8. Ask students to list the green spaces that they see or interact with in their community. 9. Categorize the places the students mention as a park, garden, tree, wildlife refuge/habitat garden, or streetscape. 10. Provide students with a definition for each of the 5 types of green spaces the students will be focusing on during their community walk. 11. Break the students into small groups for their community walk and provide each group with a camera. Each group will have a Green Spaces handout with the neighborhood map on one side, and a log to record their pictures on the back.

12. Students will be given the tasks of taking pictures of: a) green spaces b) people interacting with their environment c) things they see as strengths and weakness (they should note actions they see that either help or harm the environment) d) other things that they notice because they really “like” or “dislike” what they see 13. Once the pictures are developed. Students can: a) Categorize their pictures in terms of community strengths and weaknesses and/or b) Map the different types of green spaces they saw on a large blow-up map of the neighborhood. Give students different color stickers to code for the different types of green spaces. They should examine the map to determine if certain streets are “greener” than others.
Part III: Persuasive Essay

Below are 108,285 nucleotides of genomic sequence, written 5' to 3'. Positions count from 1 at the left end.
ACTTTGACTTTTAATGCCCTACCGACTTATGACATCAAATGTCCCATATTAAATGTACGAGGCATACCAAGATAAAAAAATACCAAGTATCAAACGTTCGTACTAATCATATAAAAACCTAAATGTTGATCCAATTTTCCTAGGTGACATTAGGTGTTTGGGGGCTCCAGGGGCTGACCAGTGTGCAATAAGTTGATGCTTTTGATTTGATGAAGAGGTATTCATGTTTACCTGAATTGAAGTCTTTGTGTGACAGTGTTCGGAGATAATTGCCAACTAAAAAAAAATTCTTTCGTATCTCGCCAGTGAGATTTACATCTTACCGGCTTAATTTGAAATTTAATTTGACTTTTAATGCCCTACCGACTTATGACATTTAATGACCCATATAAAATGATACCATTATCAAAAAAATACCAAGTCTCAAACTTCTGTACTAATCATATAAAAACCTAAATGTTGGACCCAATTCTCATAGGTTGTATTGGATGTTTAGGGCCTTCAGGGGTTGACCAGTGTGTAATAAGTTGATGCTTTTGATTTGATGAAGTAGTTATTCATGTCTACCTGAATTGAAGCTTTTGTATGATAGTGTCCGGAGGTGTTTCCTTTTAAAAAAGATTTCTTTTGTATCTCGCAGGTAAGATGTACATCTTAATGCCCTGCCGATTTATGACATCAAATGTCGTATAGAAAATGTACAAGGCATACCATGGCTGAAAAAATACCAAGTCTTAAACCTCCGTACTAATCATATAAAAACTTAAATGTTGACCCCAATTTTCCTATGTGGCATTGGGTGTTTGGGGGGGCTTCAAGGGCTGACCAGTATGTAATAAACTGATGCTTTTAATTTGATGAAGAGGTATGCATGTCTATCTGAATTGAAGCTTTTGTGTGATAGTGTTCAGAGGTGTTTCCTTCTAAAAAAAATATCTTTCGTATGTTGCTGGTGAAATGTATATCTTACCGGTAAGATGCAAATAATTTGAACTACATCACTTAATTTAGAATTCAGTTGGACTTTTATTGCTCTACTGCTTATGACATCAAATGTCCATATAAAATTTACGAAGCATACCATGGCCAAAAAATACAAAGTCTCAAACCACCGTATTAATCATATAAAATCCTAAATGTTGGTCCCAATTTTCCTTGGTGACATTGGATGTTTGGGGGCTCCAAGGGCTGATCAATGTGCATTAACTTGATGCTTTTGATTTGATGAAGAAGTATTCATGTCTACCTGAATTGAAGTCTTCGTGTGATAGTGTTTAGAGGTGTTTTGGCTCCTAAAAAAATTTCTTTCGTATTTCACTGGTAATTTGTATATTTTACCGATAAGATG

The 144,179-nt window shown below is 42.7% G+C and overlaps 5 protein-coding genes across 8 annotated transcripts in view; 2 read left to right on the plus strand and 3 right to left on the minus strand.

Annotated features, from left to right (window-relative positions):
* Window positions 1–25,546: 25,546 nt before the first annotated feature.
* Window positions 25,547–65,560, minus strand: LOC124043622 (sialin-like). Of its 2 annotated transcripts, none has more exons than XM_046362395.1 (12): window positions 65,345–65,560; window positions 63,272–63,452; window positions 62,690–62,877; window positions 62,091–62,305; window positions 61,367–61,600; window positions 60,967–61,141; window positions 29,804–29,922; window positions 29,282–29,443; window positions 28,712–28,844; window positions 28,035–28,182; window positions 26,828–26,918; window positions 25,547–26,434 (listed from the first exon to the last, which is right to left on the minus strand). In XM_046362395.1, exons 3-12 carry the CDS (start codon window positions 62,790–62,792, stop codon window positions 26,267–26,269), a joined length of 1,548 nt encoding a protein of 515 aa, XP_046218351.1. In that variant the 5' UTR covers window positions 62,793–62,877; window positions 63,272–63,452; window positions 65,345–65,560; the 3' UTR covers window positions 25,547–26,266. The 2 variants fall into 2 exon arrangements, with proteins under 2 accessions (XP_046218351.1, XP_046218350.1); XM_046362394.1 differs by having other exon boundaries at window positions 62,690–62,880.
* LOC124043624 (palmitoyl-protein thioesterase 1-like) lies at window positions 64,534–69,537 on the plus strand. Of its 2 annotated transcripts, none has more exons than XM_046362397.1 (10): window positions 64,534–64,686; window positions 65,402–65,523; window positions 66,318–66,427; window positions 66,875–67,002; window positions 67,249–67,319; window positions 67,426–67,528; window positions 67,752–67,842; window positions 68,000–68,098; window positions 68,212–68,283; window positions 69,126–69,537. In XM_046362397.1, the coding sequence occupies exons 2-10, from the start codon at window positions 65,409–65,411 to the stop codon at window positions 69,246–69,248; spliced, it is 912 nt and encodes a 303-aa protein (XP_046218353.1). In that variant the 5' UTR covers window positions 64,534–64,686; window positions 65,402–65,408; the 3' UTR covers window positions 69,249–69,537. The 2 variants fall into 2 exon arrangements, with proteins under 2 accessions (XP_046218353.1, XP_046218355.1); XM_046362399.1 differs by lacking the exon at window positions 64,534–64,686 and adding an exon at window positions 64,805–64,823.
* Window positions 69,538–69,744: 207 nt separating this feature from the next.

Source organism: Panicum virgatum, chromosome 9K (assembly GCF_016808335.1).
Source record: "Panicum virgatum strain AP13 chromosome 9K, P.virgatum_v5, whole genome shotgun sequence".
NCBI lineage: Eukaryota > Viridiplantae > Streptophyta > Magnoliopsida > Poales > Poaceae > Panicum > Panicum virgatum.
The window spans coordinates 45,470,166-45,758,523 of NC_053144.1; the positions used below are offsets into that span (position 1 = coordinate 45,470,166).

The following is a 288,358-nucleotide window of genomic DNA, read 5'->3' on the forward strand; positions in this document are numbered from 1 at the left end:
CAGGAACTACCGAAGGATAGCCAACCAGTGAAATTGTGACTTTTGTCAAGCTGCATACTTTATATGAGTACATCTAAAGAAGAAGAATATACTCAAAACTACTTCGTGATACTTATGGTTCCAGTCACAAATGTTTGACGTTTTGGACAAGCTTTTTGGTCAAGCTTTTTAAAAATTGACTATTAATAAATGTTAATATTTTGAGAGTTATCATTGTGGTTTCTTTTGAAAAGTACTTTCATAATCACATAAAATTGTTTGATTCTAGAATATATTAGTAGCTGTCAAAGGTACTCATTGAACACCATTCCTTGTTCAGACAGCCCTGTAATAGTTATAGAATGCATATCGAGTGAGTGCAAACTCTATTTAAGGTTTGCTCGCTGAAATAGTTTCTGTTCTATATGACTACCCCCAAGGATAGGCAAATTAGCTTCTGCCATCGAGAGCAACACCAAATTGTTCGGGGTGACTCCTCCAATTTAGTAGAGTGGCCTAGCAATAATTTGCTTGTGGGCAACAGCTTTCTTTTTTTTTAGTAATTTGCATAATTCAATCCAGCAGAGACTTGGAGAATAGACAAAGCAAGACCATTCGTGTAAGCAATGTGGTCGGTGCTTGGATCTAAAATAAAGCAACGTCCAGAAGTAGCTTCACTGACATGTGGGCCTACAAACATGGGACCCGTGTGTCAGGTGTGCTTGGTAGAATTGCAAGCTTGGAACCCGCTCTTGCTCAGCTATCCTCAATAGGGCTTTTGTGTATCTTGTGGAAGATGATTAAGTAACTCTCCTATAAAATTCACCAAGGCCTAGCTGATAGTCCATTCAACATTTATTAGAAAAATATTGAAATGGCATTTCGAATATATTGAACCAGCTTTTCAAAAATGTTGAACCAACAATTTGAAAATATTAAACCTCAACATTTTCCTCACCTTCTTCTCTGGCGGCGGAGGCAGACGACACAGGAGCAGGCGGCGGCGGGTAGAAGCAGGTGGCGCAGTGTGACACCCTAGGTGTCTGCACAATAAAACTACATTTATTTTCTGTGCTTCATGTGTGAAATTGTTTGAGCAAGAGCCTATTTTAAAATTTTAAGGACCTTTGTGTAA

14. Ask students to write a persuasive essay convincing their community to take care of their green spaces, create more green spaces, and detailing the importance of green spaces. 15. Before beginning the essay, write each type of green space on a piece of chart paper and place them in centers around the classroom. 16. Place the students into small groups and have each group rotate through the five stations to brainstorm the purpose of each green space, how people interact with the space, its benefits, and the consequences of not having such a place. 17. Students can use the charts to help organize and develop arguments for their individual essays.


• Completion of “Community Inventory Worksheet” and “Green Spaces Worksheet” • Oral responses to teacher questions • Contribution to small group work and discussions • Writing assessment based on a writing rubric in the areas of: Style, Organization, Conventions, Focus, and Content

Enrichment Extension Activities

  • Students can go on a trip to a Wildlife Refuge Center since they are not likely to find one in their neighborhood.
  • Students can brainstorm and work on a project discussing ways they can green their home and/or school.

Teacher Reflection

The students responded well to the lessons, and could relate to the issues in them easily. Students were really struck by how negative human behavior really detracts from the beauty of a green space (e.g. trash in someone’s garden). For my students, this is a small part in a year-long look at community greening. They came in with lots of background. The most difficult part of this lesson was having the students record the location of where they took the pictures on the Green Spaces worksheet so that we could match up the location once the pictures were developed. I imagine this aspect would be easier with older students. To improve on this, I would meet with the other adult leaders before the walk to inform them of how the locations should be recorded so that they can better help students. It is also important to recruit as many adult volunteers as possible to allow for smaller groups. Having students work in small groups for discussions was successful. As students discussed, I was able to rotate between groups, make comments to each group, and encourage their ideas. Students were engaged and excited.